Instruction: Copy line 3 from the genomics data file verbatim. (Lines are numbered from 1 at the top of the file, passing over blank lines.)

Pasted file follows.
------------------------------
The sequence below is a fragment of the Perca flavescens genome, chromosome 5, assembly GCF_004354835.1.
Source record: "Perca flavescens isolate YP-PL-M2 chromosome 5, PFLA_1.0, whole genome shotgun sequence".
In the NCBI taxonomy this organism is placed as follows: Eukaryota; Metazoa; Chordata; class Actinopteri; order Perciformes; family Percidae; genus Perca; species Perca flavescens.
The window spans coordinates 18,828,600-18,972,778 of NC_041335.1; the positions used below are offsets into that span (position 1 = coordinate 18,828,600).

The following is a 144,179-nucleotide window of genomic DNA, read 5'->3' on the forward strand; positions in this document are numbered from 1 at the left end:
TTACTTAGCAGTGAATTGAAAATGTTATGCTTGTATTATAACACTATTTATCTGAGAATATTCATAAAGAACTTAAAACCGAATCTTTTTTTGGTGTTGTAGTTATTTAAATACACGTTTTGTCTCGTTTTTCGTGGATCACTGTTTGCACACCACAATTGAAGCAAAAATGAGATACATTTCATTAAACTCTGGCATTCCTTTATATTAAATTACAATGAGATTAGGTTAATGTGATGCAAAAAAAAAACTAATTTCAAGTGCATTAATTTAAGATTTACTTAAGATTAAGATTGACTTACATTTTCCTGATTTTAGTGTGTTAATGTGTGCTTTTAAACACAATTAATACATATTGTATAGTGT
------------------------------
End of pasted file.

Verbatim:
In the NCBI taxonomy this organism is placed as follows: Eukaryota; Metazoa; Chordata; class Actinopteri; order Perciformes; family Percidae; genus Perca; species Perca flavescens.